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BBC Countryfile Magazine September 2020

Countryfile Magazine inspires you to explore forgotten corners of the great British countryside and provides knowledge of the people and wildlife that inhabit it. We want to tempt you into trying new things, seek out new places and make the most of Britain’s beautiful landscapes.

United Kingdom
Immediate Media Company London Limited
$8.20(Incl. tax)
$69.37(Incl. tax)
13 Issues

in this issue

1 min
our ancestors’ footprints

“Near where I live in the eastern Brecon Beacons, a broad, easy path takes you several miles along the shoulder of a remote hill. Peregrine-haunted cliffs tower to the south, while to the north, a vast airy view along the Usk Valley opens up and invites you to admire distant peaks. While you appreciate the beauty, the peace and your own good fortune, you may not notice the regularly placed stones in the path itself, each with a drilled hole in it. They are not the ancient marks of a forgotten people, but the sleepers of a tramway track that ran through this desolate spot 150 years ago. Horse-drawn wagons on rails. And what of these small ruined buildings, home to sheltering sheep? Limekilns. And these strange grassed-over mounds? Spoil heaps.…

1 min
this month’s contributors

Melissa Harrison, “It seemed instinctual, a collective reaching-out for one thing we trusted and knew that we needed: the natural world and its changing seasons.” Joanna Blythman, “Since supermarkets got a grip on food retailing, farmers have faced a stark choice: abandon your farm or invest heavily to attract their business.” Richard Baynes, “Path builders have been here since first light, mending the mountain’s main ascent path because of the impact of hill walkers like us.”…

1 min
september in the country

GLOWING BEACONS A view from the final ascent to Pen y Fan towards the lesser peak of Cribyn. With Corn Du and Fan y Big, these peaks create a breathtaking horseshoe walk along almost cliff-like escarpments that fall hundreds of metres into the valley below. Both Corn Du and Pen y Fan are topped by strange cairns that were once burial chambers for a local Bronze Age chieftain or warrior. PINE PARADISE Glenmore Forest within Cairngorms National Park holds a remnant of Caledonian forest. This ancient woodland consists primarily of old Scots pines and many are characterised by their exposed tree roots – this is an extreme example. It’s a fantastic place for autumn walking, with lovely Loch Morlich at the forest’s heart. SILVER SURFER Exuberant and agile, the short-beaked common dolphin surfs the bow…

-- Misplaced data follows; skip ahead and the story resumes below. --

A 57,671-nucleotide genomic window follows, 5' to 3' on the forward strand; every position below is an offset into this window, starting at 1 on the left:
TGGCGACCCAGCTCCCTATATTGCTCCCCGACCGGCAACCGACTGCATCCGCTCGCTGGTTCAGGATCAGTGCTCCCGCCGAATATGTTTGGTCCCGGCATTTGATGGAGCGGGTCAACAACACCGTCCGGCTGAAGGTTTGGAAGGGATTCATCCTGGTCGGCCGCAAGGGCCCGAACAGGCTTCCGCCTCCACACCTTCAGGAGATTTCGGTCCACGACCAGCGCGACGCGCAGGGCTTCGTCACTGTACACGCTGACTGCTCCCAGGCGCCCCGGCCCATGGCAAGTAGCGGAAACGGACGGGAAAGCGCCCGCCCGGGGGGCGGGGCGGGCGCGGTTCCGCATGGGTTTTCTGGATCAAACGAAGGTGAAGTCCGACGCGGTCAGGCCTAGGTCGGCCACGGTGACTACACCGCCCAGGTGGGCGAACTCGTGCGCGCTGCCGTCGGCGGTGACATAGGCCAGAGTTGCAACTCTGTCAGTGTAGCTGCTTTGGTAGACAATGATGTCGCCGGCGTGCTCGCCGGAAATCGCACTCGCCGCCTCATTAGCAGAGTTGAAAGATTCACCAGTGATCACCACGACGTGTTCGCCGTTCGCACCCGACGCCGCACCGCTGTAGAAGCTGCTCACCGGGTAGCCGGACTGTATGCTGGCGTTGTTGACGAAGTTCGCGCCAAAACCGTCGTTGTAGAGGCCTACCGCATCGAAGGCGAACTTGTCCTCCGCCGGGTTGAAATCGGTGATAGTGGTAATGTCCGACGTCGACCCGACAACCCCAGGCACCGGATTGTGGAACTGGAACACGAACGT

1 min
three to spot: autumn butterflies

SMALL TORTOISESHELL Despite being one of the first to emerge in spring, this medium–large butterfly also appears in high numbers in autumn. It is reddish-orange and black in colour with a line of blue spots along the edge of the wings. GREEN-VEINED WHITE This small, white butterfly with prominent greenish veins on the underside of its wings likes lush, damp gardens, as well as parks, hedgerows and meadows. Plant ivy to provide nectar and shelter for overwintering insects. SPECKLED WOOD Often associated with woodland rides and hedgerows, this dark-brown butterfly also enjoys gardens with dappled sunlight. It is easily identified by eight small eyespots – three on each hindwing and one on each forewing.…

1 min
from the bookshelf: rambling reads

JOURNEY THROUGH BRITAIN by John Hillaby A witty journey of discovery, walking the length of Britain from Land’s End to John O’Groats. Hillaby traces footsteps of legions, drovers and travellers to create a vivid picture. THINKING ON MY FEET by Kate Humble Humble records a year of walking and how this simple act helps her solve problems, lift moods and gain creative energy. On the way she finds wildlife, unique landscapes and inspiring people. WANDERLUST: A HISTORY OF WALKING by Rebecca Solnit The social history of walking, from Jane Austen heroines and Wordsworth to modern politicians and poets. Solnit reveals how prominent walkers have shaped social and political culture. THE OLD WAYS by Robert Macfarlane Not truly a book about walking, this is about how pathways are shaped by landscapes and then shape our cultures. Macfarlane makes…

2 min
the seasonal table: a taste of september

The autumn hedgerow-harvests seem to get earlier every year. What once was a task for mid-October now sits comfortably in September. We collect scrambling rosehips to turn into syrup from the streamside hedge, sloes for gin are gathered from the paddock blackthorn, and cobnuts from the copse are squirrelled away for cracking at Christmas. Most prolific though, are the wild blackberries. We pick them by the bowlful for infusing in vinegar, baking in crumbles and scattering into cakes. WILD BLACKBERRY AND ROSEWATER CAKE Serves 8 INGREDIENTS 150g caster sugar75g butter, melted and cooled75g plain yoghurt1 egg, beaten1/2 tsp rosewater50g ground almonds175g white self-raising flour125g blackberries For the icing (optional): 1/2 tbsp icing sugar150g cream cheese To serve (optional): A sprig of blackberries, or a handful of blackberries and dried rose petals METHOD: 1. Preheat the oven to 180°C and grease…